To be quite honest with you, I’m not a big fan of wine. This isn’t meant to be a judgment against anyone who likes it. I have a past with alcohol that makes it dangerous for me, but beyond that I’ve just never enjoyed the taste.
I’ve recently started a personal study into how wine is used in the Bible. I’ve come to believe wine symbolizes God’s justice; and here’s why:
1. Wine is bitter – I recognize bitterness is subjective. What is bitter to me, may be sweet to you. But that is the nature of God’s justice. When someone who has hurt me gets justice it feels quite sweet. But when I am the recipient of God’s justice it seems quite bitter. And let’s face it: at any point we are both asking for God’s justice, and the cause of someone else asking for God’s justice. The point is, the sweetness depends on your location.
2. Wine is blush – By this I mean wine is red. Obviously, white wines are all over the market; but in the time of Scripture, red wine was the predominant cocktail. The Hebrew word used for wine in Deuteronomy 32:14 is chemer. It’s a word referring to the color of wine: blood red. It’s redness is associated with inflammation. We typically view God’s justice as the result of His holy inflammation (the flood, Sodom and Gomorra, etc).
3. Wine is boiling – The word chemer mentioned above is from the root chamar which means to boil up. During the fermentation process yeast encounters sugars in the grape which produces CO2 as a byproduct. It looks like a boiling cauldron. God’s justice is traditionally viewed as hot, volcanic and destructive.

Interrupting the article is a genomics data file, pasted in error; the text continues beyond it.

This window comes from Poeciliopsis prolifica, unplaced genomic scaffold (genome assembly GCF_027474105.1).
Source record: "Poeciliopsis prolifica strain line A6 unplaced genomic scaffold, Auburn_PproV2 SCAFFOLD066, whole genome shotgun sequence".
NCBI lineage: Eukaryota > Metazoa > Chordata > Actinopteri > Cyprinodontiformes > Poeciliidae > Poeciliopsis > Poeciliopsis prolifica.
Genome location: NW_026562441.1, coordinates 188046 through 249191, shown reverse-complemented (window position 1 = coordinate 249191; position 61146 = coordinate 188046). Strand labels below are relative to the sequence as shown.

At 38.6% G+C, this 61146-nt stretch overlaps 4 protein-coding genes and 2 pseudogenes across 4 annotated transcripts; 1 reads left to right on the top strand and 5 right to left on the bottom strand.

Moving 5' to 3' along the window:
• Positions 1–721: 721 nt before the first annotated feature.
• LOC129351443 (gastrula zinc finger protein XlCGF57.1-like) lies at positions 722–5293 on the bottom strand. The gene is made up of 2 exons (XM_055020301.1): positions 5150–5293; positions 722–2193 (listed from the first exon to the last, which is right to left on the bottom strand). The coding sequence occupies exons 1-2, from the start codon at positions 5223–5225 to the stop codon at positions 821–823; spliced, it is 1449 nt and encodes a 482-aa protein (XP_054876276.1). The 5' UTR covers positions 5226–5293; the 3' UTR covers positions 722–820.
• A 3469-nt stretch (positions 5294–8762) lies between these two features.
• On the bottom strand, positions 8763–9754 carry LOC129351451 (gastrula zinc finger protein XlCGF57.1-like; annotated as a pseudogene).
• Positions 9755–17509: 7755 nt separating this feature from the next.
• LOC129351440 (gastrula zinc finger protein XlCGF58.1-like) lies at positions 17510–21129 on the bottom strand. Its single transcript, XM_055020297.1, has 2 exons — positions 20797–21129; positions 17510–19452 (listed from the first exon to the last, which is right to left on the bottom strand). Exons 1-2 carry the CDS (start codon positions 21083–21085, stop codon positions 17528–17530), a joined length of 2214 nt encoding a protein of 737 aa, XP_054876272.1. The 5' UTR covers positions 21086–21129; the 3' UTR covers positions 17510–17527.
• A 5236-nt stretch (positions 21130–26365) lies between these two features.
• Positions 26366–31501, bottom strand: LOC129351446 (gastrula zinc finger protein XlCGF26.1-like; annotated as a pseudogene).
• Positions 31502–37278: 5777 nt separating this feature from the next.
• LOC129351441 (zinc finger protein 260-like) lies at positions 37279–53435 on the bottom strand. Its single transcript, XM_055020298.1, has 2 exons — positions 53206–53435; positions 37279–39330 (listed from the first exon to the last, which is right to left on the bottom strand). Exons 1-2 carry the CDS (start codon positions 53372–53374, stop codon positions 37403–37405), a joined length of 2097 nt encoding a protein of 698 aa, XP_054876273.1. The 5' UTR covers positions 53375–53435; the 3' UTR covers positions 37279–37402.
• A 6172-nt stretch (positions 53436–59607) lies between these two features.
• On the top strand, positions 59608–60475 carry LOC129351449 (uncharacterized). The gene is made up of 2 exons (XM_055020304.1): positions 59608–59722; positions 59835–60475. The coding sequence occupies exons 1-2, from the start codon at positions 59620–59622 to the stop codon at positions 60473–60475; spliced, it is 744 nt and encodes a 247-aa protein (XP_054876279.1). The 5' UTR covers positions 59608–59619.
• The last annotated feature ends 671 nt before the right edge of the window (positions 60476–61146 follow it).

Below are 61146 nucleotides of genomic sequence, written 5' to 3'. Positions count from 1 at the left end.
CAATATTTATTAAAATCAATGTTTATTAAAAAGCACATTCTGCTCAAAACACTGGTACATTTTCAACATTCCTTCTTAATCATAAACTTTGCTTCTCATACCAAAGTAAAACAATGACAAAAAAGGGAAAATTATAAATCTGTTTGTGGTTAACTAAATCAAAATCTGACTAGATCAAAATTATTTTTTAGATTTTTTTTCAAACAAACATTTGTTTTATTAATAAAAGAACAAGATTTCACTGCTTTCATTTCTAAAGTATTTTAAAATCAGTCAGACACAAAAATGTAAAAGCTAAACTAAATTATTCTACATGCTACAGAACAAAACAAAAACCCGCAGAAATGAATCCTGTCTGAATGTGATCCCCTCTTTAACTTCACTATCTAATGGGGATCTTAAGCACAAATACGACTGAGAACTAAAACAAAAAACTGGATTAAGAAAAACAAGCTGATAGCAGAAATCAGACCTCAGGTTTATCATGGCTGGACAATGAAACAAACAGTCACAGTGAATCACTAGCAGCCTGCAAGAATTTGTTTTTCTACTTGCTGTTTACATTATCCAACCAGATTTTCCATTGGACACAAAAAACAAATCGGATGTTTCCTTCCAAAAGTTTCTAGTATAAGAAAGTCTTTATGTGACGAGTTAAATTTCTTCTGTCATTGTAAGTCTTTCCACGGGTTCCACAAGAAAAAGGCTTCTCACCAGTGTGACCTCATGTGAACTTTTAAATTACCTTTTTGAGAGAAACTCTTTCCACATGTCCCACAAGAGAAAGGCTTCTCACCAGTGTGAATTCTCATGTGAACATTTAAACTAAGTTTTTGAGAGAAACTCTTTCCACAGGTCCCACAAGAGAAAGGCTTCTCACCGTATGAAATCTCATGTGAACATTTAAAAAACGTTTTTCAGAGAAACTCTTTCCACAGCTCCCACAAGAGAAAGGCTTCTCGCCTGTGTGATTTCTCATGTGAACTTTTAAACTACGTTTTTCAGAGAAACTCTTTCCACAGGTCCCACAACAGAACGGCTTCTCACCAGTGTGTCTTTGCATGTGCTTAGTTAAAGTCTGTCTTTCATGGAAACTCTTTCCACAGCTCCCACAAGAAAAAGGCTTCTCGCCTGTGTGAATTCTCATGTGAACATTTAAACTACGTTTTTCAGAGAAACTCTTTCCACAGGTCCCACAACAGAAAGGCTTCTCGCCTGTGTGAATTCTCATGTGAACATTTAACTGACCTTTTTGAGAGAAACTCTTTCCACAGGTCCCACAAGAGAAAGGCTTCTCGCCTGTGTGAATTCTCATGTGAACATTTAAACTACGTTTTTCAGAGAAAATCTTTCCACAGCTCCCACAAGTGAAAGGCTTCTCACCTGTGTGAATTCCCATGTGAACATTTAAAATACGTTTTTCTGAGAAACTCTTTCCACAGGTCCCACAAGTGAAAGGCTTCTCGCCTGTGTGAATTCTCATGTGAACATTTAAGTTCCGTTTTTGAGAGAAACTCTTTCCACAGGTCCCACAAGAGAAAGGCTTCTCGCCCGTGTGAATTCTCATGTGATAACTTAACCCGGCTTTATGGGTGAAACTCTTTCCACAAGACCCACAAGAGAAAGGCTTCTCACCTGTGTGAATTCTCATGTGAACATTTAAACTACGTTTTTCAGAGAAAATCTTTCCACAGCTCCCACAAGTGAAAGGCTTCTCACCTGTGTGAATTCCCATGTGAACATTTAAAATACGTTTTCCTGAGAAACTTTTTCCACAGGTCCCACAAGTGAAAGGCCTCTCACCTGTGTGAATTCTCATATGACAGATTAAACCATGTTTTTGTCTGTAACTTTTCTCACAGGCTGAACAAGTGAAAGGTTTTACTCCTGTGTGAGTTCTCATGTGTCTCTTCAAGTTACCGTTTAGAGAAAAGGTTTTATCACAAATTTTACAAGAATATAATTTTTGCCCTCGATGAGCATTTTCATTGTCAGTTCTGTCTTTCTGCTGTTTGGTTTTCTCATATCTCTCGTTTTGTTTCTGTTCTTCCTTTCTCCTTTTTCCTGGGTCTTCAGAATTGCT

The bitterness, the blush and the boiling all point not to God’s anger, but His justice.
So why does this matter? God uses the Bible to tell us about Himself, but He uses more than words. They simply don’t capture His depth–if doing so is even possible. God is an artist constantly painting self-portraits. He uses the mundane to describe the majestic. If we’ll pause to ponder, His beauty will emerge.
I’ll use future posts to describe how God uses the imagery of wine to satisfy His justice through the law and then how that same wine foreshadows the New Testament Messiah and the gift of grace.
What are some other ways you see God’s justice being portrayed through wine?